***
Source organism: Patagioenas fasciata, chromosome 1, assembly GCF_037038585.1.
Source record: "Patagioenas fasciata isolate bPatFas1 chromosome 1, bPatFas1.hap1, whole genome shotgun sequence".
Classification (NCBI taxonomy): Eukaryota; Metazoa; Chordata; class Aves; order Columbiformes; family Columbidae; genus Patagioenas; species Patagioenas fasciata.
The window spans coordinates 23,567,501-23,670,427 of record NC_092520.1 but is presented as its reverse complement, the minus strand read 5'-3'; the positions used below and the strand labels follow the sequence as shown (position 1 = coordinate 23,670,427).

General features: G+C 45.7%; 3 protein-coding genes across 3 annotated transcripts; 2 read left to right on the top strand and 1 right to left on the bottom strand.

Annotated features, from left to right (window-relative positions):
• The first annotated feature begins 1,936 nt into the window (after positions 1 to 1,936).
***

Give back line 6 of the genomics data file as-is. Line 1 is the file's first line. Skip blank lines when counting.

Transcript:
Annotated features, from left to right (window-relative positions):